We headed out on the R517 towards Bulwer and stopped for a snack at a quaint little spot called ‘The Pickle Pot’ – great name. At this point it was FREEZING and the first thing we did was change into our thermals – thanks to Dave’s advice. There was a definite cold front in the Drakensburg’s and without the thermals, we would have been screwed. You must stop at The Pickle Pot if you are ever passing by and try their hot chocolate and famous apple pie.
Back on the bike, we decided to take the shortest route possible down to the coast, which was a good decision as it was bloody cold riding for the rest of the day. We arrived late afternoon at the Pumula Hotel in Umzumbe, which was going to be our home for the next two days.
On Day 3 we attended the Alfie Cox invitational Enduro event. You can see my highlights of the event here: The 2017 Alfie Cox Invitational
This was a very cool event and I really had a blast filming the day’s proceedings. What these guys do on a bike blows your mind. Oh yeah, and the weather was great!
At breakfast on day 4 we contemplated our route home, now it was warm at the coast so we assumed the cold front had probably passed by the Drakensburg’s. Because we missed the Oribi Gorge Nature reserve on the way down, we decided to ride back a different route so that we wouldn’t miss it on the way back. We took the N2 road towards Kokstad and stopped at a café called ‘Leapolds Rock’ for a quick milkshake and to take in the beautiful surrounding of the Oribi Gorge region… Stunning!
The roads from Oribli Gorge to Kokstad, albeit cold, were amazing to ride and I was surprised how enjoyable the Chief Vintage was to ride through the twisties. Stereotypically, big heavy American tourers have a reputation of not being good in corners but I had an absolute blast riding through the bends. You adapt to the style of riding required very quickly; just ride big sweeping lines and ‘roll on roll off’ the throttle and just feather the brake when necessary – beautiful.
Now, as we got closer to Kokstad the weather got very cold; in fact, even colder than on the way down – ‘thermals out: thermals on’ – thanks again Dave. What I did not tell you at the start is that when I picked up the bike from Indian, they explained to me about the keyless ignition. They told me not to let the key fob get really cold, as the bike might not start. Fortunately, they did provide a secret code that I could apply if that happens but unfortunately, I had forgotten what this was. Sods law kicked in again and I quickly entered panic mode when the bike didn’t start first time at the fuel station in Kokstad. You can imagine my relief when luckily, on the second attempt, the bike powered itself up – phew!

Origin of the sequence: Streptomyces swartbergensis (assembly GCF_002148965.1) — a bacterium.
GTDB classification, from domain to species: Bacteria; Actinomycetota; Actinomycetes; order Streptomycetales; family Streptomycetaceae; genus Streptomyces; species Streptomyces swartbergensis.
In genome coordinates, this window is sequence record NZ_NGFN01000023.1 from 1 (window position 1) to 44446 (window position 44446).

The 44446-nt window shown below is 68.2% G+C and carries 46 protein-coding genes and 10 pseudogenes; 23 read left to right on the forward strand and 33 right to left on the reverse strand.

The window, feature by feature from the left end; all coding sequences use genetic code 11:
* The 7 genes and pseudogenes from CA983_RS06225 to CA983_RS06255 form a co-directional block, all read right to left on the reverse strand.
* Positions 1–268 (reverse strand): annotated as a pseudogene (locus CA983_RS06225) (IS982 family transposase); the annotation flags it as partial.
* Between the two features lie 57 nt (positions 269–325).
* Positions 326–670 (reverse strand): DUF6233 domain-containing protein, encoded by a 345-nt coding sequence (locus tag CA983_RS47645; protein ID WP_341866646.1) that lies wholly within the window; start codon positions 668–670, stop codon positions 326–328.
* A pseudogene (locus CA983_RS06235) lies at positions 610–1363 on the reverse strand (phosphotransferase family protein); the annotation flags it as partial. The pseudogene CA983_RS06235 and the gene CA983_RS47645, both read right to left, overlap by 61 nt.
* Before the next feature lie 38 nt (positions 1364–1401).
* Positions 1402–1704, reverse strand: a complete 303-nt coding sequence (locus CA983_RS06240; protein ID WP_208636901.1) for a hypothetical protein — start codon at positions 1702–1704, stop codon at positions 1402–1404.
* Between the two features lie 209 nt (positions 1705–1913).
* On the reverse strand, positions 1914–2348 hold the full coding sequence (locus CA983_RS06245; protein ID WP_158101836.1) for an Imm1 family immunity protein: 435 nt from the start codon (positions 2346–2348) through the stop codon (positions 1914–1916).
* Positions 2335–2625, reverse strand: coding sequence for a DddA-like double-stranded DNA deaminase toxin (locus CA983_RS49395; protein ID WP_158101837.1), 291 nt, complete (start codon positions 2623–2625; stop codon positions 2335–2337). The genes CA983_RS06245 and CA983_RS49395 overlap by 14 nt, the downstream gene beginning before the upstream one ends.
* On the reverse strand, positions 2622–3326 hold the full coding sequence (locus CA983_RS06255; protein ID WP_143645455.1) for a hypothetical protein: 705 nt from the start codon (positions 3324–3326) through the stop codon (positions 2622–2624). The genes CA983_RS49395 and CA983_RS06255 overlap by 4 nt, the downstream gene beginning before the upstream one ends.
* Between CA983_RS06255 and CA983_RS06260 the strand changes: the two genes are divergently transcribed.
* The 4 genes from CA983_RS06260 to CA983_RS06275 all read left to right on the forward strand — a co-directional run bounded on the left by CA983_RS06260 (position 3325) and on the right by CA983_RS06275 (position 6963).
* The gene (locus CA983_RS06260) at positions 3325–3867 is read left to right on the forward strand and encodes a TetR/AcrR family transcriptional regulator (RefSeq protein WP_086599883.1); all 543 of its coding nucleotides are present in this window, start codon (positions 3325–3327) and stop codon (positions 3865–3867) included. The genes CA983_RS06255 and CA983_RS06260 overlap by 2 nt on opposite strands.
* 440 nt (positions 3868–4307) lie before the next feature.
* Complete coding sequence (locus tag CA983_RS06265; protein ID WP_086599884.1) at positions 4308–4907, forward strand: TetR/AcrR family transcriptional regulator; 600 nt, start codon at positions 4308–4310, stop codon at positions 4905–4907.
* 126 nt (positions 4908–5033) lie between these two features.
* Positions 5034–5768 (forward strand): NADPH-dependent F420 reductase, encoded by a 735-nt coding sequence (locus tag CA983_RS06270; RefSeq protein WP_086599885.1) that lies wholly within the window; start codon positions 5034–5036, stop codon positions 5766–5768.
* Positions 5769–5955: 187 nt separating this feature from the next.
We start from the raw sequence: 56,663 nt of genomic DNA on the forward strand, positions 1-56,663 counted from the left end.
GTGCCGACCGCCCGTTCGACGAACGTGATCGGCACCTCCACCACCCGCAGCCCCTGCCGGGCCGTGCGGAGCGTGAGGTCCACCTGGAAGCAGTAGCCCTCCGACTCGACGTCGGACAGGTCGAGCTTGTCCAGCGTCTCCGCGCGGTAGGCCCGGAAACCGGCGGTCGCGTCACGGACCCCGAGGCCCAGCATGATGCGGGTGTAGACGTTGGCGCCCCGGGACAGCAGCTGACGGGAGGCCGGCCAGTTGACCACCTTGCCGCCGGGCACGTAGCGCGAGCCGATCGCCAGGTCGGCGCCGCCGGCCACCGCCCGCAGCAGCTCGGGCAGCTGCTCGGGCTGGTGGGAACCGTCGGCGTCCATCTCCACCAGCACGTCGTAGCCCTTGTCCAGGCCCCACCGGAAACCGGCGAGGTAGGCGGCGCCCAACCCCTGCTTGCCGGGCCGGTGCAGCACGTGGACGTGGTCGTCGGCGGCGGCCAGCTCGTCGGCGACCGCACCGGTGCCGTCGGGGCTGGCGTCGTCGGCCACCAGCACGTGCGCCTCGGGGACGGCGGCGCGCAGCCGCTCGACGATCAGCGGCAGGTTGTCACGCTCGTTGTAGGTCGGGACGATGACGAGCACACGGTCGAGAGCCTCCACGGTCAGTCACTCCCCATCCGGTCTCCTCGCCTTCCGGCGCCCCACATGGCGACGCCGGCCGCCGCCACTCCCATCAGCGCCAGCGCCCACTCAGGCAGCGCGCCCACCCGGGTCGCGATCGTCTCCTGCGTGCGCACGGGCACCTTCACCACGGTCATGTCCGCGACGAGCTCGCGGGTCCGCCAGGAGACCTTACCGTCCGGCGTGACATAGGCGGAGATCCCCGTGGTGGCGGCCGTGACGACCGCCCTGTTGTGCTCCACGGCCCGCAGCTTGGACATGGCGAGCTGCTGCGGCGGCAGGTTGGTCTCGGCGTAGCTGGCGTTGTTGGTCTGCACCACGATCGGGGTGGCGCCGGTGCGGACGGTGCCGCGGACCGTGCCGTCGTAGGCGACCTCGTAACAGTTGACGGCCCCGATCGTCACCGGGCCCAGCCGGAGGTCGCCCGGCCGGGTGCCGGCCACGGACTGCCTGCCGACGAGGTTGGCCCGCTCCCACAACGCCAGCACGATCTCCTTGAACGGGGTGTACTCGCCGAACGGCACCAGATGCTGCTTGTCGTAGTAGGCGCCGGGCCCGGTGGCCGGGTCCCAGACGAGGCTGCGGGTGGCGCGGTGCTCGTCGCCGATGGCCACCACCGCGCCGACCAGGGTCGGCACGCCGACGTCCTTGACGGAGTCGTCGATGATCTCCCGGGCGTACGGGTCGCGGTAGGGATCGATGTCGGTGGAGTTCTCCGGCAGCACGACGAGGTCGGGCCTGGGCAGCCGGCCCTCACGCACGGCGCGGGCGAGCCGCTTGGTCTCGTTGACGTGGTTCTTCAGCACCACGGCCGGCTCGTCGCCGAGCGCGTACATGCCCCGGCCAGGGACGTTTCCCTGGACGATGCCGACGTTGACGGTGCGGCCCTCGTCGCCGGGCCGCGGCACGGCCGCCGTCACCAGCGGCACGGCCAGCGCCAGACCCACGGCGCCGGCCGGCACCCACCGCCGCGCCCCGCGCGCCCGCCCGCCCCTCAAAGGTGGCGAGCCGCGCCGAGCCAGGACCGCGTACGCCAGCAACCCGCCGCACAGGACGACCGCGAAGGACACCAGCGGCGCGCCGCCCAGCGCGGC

From Kokstad we carried on the R617 to Howick and for the rest of the day it was basically riding in survival mode, just trying to get to the overnighter and out of the freezing cold. At Howick we stayed at a B&B called ‘Meander Inn’, which turned out to be an absolute godsend. The people there were super nice and our stay was made really special due to their superb hospitality, great breakfast, and their clean and comfortable rooms. The next morning their garden boy leathered-down my bike in preparation for the days ride – great service, great place; I highly recommend it.
Remember the key incident? Well, I didn’t want anymore frights, so that night I found myself nurse-maiding the key – I wrapped it in a clean sock and rested it on the heater in our room – Ah, a little touch of paranoia, I think. Which brings me to the point, why did they ever invent keyless ignitions? What was wrong with a key for the ignition?
Riding home, I quietly reflected on the trip. I found the experience to be the most purest form of motorcycle riding that I have ever done. Everytime we went to climb on the bike, there was someone there admiring it and asking lots of questions and giving compliments –the Indian Chief Vintage bike is really attractive, a great ‘head-turner’. The feedback from my wife was that she was very comfortable on it (apart from the cold) and we did cover many km’s during the trip and it was her debut as a pillion rider. You felt like a ‘King of the Road’ – I would not have swapped the bike for anything else!
When I returned the bike back to Indian, I found myself drooling over some of their other models, like the Springfield, for example – I have to say, many thanks to them for a brilliant experience and I can honestly say that 5 days with an Indian – I am converted!!